By DASCHELL M. PHILLIPS
The I Am We organization is looking for unsung heroes in the Hyde Park community who are working to keep the neighborhood safe. The organization is working to build a best practices approach to keeping communities all over the city free from robbery and violence.
For LaTisha Thomas, founder of I Am We, charity began at home.
“My husband and I moved to the South Side in the winter of 2009,” said Thomas. “When spring approached it seemed as if our neighborhood had drastically changed.”
She said as the temperature rose her block became plagued with crime and despite electronic monitoring, camera surveillance and sophisticated locks there were repeated burglary attempts on her home.
Thomas said it was at a Chicago Alternative Policing Strategy (CAPS) meeting that she learned why her neighborhood was a magnet for burglars. An ex-burglar spoke at the meeting and gave tips on how to be safe.
“People work in cyclones, they stay to themselves so if a burglar comes and stakes out the block no one notices there is a new car on the block,” Thomas said. “He said if he came to the block and noticed that no one was talking to each other he would go in and clean up in one week. If he sees a block where people are connecting he keeps on going.”
Since learning that Thomas has put the practice of community engagement to use on her block. She said a group of young men started hanging around the front of her building.
“They were just standing out there in 100-degree weather,” Thomas said. “After I took my grocery bags upstairs I grabbed some popsicles out of the freezer and brought them down to the men.”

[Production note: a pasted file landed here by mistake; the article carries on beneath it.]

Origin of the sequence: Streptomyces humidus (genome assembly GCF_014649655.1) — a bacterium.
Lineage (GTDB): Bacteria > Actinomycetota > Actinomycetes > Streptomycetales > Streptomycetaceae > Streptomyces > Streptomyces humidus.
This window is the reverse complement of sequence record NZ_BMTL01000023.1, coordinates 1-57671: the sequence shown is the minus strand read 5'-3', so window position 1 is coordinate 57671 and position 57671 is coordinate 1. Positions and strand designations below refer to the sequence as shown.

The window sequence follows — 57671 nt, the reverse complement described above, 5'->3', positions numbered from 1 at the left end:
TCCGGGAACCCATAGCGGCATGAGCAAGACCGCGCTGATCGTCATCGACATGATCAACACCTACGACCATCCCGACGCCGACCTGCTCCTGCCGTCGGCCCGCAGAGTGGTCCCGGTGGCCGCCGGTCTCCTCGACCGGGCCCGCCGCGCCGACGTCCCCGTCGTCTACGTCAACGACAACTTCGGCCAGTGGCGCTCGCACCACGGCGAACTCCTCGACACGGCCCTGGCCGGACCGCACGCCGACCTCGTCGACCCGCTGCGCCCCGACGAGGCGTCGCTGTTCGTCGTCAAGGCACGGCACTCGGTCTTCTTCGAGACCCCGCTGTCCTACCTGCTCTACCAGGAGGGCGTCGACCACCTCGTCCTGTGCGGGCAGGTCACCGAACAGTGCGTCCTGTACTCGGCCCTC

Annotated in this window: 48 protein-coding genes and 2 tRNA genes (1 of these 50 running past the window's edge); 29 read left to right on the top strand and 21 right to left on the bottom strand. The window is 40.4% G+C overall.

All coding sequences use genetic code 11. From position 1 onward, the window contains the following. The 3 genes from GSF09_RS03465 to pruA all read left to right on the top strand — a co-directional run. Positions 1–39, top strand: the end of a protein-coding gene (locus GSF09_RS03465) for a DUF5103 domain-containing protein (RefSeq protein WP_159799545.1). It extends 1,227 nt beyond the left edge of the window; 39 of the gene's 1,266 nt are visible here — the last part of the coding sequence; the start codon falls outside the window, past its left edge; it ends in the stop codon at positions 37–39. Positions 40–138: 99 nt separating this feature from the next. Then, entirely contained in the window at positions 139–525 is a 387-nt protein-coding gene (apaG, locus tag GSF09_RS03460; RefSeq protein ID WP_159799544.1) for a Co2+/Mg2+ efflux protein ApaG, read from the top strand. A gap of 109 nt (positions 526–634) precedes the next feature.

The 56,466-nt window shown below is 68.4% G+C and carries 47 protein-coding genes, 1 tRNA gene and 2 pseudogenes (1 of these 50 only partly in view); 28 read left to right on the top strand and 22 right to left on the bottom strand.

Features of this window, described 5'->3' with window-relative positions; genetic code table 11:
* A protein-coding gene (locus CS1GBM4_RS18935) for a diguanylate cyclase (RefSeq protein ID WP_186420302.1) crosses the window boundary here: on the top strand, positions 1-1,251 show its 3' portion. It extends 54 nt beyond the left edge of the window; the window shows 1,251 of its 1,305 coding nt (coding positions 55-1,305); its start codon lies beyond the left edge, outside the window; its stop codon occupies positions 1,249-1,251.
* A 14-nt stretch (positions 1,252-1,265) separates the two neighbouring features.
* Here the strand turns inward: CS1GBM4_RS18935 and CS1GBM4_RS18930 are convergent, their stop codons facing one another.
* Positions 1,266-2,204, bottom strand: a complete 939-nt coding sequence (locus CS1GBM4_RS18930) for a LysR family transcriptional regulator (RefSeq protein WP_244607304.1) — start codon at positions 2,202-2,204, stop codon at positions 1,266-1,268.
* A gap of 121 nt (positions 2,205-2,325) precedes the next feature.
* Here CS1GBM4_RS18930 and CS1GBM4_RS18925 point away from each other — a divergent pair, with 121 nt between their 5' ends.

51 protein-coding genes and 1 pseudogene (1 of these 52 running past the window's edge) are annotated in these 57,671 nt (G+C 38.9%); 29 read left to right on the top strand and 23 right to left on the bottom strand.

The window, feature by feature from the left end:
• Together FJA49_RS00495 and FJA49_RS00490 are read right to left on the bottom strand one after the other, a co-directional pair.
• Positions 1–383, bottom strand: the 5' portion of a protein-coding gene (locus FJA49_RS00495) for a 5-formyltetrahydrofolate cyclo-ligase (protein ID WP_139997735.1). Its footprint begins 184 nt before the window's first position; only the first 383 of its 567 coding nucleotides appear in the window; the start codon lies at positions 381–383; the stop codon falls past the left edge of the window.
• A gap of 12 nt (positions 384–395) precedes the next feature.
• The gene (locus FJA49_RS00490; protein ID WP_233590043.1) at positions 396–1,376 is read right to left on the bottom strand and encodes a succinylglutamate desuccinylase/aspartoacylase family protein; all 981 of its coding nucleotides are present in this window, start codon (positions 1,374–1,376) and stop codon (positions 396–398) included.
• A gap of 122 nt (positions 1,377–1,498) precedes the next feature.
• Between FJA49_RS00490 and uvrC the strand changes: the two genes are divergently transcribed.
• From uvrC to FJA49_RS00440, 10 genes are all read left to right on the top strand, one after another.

She said one of them laughed at the kid-sized pops but they all thanked her and voluntarily told her that they would move from in front of the building.
Thomas said what most neighborhoods are missing is community engagement. She said her organization did a case study in the Austin community and found many of the residents had lived in their homes for more than 10 years and didn’t know anything about their neighbors.
She said staying in isolation blocks people from opportunities.
“I found one person needed a job and right next door was a person who was a head-hunter in search of a receptionist,” Thomas said. “There was also a family with no food and a church in the area that was about to close its food program because it was not being used.”
Thomas said in order to promote the organization’s mission, which is art, inspiration, outreach, education and advocacy, it has launched the Chicago Unsung Heroes project. She said the project includes narratives and photos of people making positive changes in communities across the city that she hopes will be placed in museums, schools and libraries to inspire a pay-it-forward culture.
One of the unsung heroes being honored by the organization is Clayton Hutchinson, a police officer with the 3rd District Chicago Police Department.
When Hitchinson was a beat officer he noticed that there was a large number of young men who dropped out of high school and were victims of violence.
“He grew sick and tired of arresting young men and seeing them dead but he was told he’d get used to it,” Thomas said.
On his days off he would observe the boys and he noticed they liked to play basketball. He then used his days off to go into the neighborhood and play basketball with the youth. Once he gained their trust he asked them what he could do for them and the kids said they just wanted a safe place to play.
“He went to schools, churches and police partners to get the support he needed to create a mentorship basketball program for the young men,” Thomas said. “Over the years he’s saved 600 young men. Kids started graduating, leaving gangs and making neighborhoods safe.”
To nominate an unsung hero in your community, visit iamwecommunity.org.